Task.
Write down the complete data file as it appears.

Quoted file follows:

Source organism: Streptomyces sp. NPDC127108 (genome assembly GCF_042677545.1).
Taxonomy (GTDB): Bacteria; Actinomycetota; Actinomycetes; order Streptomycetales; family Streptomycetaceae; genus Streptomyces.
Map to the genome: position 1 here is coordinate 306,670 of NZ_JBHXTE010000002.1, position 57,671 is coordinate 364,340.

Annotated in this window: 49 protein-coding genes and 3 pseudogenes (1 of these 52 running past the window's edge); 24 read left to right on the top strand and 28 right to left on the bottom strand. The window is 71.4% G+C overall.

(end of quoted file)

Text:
Source organism: Streptomyces sp. NPDC127108 (genome assembly GCF_042677545.1).
Taxonomy (GTDB): Bacteria; Actinomycetota; Actinomycetes; order Streptomycetales; family Streptomycetaceae; genus Streptomyces.
Map to the genome: position 1 here is coordinate 306,670 of NZ_JBHXTE010000002.1, position 57,671 is coordinate 364,340.

Annotated in this window: 49 protein-coding genes and 3 pseudogenes (1 of these 52 running past the window's edge); 24 read left to right on the top strand and 28 right to left on the bottom strand. The window is 71.4% G+C overall.